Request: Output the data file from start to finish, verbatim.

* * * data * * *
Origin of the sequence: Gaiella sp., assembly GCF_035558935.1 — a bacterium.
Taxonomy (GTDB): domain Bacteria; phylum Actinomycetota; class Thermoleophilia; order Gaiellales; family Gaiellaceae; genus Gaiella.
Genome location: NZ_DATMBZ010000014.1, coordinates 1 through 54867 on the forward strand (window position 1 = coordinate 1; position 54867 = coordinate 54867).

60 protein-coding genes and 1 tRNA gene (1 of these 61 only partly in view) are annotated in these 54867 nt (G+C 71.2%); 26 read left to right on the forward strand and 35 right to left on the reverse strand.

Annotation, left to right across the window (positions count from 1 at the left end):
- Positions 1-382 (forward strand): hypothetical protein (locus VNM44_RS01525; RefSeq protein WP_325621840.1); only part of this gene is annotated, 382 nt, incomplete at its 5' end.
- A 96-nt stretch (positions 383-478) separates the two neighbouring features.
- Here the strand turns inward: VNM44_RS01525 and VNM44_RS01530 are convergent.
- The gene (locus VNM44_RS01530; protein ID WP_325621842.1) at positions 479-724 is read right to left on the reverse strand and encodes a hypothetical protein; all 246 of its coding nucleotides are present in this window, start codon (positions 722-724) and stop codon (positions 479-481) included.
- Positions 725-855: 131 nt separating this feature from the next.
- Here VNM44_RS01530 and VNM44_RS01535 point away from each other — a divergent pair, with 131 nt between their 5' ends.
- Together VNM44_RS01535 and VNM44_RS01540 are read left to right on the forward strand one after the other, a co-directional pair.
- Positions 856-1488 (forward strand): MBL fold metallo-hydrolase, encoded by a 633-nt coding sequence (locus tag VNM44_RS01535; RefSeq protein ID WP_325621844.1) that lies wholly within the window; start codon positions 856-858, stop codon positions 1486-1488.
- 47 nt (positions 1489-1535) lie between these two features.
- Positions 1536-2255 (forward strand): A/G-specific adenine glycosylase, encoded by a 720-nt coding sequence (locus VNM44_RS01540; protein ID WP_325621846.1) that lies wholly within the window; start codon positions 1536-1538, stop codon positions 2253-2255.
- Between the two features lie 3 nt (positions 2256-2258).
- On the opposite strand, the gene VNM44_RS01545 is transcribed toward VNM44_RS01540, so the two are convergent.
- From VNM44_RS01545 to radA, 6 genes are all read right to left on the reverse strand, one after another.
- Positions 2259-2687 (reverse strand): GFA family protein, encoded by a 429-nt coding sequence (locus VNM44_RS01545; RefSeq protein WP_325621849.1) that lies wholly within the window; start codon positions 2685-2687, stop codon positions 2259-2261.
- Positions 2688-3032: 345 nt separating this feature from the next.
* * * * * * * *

Origin of the sequence: Gaiella sp., assembly GCF_035558935.1 — a bacterium.
Taxonomy (GTDB): domain Bacteria; phylum Actinomycetota; class Thermoleophilia; order Gaiellales; family Gaiellaceae; genus Gaiella.
Genome location: NZ_DATMBZ010000014.1, coordinates 1 through 54867 on the forward strand (window position 1 = coordinate 1; position 54867 = coordinate 54867).

60 protein-coding genes and 1 tRNA gene (1 of these 61 only partly in view) are annotated in these 54867 nt (G+C 71.2%); 26 read left to right on the forward strand and 35 right to left on the reverse strand.

Annotation, left to right across the window (positions count from 1 at the left end):
- Positions 1-382 (forward strand): hypothetical protein (locus VNM44_RS01525; RefSeq protein WP_325621840.1); only part of this gene is annotated, 382 nt, incomplete at its 5' end.
- A 96-nt stretch (positions 383-478) separates the two neighbouring features.
- Here the strand turns inward: VNM44_RS01525 and VNM44_RS01530 are convergent.
- The gene (locus VNM44_RS01530; protein ID WP_325621842.1) at positions 479-724 is read right to left on the reverse strand and encodes a hypothetical protein; all 246 of its coding nucleotides are present in this window, start codon (positions 722-724) and stop codon (positions 479-481) included.
- Positions 725-855: 131 nt separating this feature from the next.
- Here VNM44_RS01530 and VNM44_RS01535 point away from each other — a divergent pair, with 131 nt between their 5' ends.
- Together VNM44_RS01535 and VNM44_RS01540 are read left to right on the forward strand one after the other, a co-directional pair.
- Positions 856-1488 (forward strand): MBL fold metallo-hydrolase, encoded by a 633-nt coding sequence (locus tag VNM44_RS01535; RefSeq protein ID WP_325621844.1) that lies wholly within the window; start codon positions 856-858, stop codon positions 1486-1488.
- 47 nt (positions 1489-1535) lie between these two features.
- Positions 1536-2255 (forward strand): A/G-specific adenine glycosylase, encoded by a 720-nt coding sequence (locus VNM44_RS01540; protein ID WP_325621846.1) that lies wholly within the window; start codon positions 1536-1538, stop codon positions 2253-2255.
- Between the two features lie 3 nt (positions 2256-2258).
- On the opposite strand, the gene VNM44_RS01545 is transcribed toward VNM44_RS01540, so the two are convergent.
- From VNM44_RS01545 to radA, 6 genes are all read right to left on the reverse strand, one after another.
- Positions 2259-2687 (reverse strand): GFA family protein, encoded by a 429-nt coding sequence (locus VNM44_RS01545; RefSeq protein WP_325621849.1) that lies wholly within the window; start codon positions 2685-2687, stop codon positions 2259-2261.
- Positions 2688-3032: 345 nt separating this feature from the next.